Trazpiroben shows promise in treatment of gastroparesis, claims study
Trazpiroben was well tolerated with a favourable safety profile, supporting its further development for the treatment of gastroparesis, suggest research findings. The findings have been published in Alimentary Pharmacology & Therapeutics.
Gastroparesis is a chronic gastric motility disorder. Dopamine D2/D3 receptor antagonists metoclopramide and domperidone are current treatment options but are associated with central nervous system and cardiovascular safety concerns, respectively, precluding chronic use. It is well established that dopamine D2/D3 receptor antagonists can reduce the symptoms of gastroparesis. Dopamine antagonists are effective in the establishment of normal gastric myoelectric activity and resolution of gastric dysrhythmias, which are reported to have a more direct relationship to the improvement of symptoms in patients with gastroparesis than gastric emptying alone. Furthermore, dopamine receptor antagonists have a direct antiemetic effect via inhibition of dopamine receptors in the chemoreceptor trigger zone.
Trazpiroben (TAK-906), a dopamine D2/D3 receptor antagonist, is under development for chronic treatment of moderate-to-severe gastroparesis. Nonclinical data suggest trazpiroben will have D2/D3 receptor antagonism comparable with metoclopramide or domperidone.
So, researchers aimed to evaluate the safety, tolerability, pharmacokinetics and pharmacodynamics (effect on prolactin and gastric function) of twice-daily trazpiroben (5, 25 and 100 mg) in participants with gastroparesis.
This phase 2a pilot study evaluated gastric emptying using the gastric emptying breath test, with metoclopramide as an internal control. Gastric accommodation and gastroparesis symptoms were assessed using the nutrient drink test and American Neurogastroenterology and Motility Society Gastroparesis Cardinal Symptom Index-Daily Diary, respectively.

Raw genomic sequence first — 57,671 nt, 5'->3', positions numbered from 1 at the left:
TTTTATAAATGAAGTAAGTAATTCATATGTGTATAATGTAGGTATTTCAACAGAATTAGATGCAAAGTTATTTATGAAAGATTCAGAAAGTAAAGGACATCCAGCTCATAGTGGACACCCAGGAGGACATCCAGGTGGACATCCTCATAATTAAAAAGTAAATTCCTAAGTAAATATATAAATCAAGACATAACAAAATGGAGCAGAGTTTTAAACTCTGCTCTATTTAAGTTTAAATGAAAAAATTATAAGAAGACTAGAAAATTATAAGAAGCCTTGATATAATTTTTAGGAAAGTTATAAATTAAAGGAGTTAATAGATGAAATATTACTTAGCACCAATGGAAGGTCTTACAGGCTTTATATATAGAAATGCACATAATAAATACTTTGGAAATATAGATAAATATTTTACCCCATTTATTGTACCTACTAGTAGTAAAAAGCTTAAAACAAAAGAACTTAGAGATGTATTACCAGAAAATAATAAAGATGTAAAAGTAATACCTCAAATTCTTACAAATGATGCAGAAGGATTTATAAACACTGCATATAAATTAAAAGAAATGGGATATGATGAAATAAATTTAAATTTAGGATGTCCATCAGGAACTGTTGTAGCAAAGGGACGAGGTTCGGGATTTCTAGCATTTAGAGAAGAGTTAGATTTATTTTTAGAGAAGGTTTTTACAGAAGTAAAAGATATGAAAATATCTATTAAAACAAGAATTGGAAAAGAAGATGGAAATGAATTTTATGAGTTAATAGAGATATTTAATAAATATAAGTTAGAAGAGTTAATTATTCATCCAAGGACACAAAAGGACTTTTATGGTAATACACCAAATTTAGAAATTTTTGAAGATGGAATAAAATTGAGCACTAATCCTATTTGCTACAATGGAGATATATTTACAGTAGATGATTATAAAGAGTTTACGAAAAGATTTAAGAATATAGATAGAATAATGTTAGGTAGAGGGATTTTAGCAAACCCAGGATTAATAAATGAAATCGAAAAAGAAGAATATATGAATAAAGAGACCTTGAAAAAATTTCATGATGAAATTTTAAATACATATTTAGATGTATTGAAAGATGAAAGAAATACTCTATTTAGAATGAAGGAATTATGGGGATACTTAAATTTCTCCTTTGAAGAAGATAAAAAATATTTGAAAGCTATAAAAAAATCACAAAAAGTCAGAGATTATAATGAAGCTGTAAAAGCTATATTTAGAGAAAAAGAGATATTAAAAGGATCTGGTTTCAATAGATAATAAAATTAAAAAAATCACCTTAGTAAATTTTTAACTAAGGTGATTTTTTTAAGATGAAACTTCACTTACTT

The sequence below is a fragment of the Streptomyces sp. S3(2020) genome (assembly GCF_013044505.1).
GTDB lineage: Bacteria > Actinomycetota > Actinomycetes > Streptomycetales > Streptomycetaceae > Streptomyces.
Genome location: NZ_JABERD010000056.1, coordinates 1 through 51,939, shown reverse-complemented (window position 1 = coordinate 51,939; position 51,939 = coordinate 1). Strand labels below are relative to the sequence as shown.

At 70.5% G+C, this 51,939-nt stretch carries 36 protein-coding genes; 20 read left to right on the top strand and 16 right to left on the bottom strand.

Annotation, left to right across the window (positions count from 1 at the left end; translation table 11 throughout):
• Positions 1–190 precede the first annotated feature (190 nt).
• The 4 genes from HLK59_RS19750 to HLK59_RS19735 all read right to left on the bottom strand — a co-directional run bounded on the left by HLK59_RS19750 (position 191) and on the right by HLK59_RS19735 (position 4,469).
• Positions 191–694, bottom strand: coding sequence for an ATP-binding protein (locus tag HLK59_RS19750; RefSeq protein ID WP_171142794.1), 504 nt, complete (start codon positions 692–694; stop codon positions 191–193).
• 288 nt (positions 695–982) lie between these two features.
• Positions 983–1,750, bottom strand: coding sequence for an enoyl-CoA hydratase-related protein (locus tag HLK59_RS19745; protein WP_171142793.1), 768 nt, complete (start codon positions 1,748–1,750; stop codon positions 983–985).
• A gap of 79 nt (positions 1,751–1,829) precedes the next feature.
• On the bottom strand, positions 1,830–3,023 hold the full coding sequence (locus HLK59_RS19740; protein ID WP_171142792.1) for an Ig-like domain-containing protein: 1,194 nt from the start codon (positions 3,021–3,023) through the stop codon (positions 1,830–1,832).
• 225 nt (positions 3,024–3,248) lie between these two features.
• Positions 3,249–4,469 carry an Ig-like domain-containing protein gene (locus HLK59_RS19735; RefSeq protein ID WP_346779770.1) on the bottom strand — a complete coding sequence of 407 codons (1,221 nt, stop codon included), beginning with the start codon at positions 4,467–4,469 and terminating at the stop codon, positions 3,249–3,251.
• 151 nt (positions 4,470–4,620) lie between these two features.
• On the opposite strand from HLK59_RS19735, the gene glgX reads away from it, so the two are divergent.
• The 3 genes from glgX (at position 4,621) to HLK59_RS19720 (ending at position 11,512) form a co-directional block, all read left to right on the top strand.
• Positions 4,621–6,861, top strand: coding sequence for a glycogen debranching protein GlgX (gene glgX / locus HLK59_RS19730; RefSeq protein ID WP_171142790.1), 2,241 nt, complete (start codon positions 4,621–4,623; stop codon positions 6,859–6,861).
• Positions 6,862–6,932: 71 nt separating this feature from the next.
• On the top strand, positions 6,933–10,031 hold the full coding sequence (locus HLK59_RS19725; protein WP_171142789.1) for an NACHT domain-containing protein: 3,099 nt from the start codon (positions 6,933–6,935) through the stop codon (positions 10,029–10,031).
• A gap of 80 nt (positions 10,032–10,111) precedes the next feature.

Results revealed some new facts.
- Overall, 51 participants were enrolled. Trazpiroben was well tolerated, demonstrating a favourable safety profile without cardiovascular or central nervous system adverse events.
- All trazpiroben doses were rapidly absorbed and eliminated (t1/2z 4-5 hours), and D2/D3 receptor target engagement confirmed by increased serum prolactin (peaking at trazpiroben 25 mg).
- No effect on gastric emptying was demonstrated with trazpiroben or metoclopramide (P > 0.05), although benefits in volume-to-fullness were seen at trazpiroben 5 mg (P > 0.05) and 25 mg (88.5 vs −26.3 mL; P = 0.019), and nonsignificant numerical aggregate symptom score improvements were observed with trazpiroben 25 mg vs placebo (P = 0.182).
For full article follow the link: https://doi.org/10.1111/apt.16451
Source: Alimentary Pharmacology & Therapeutics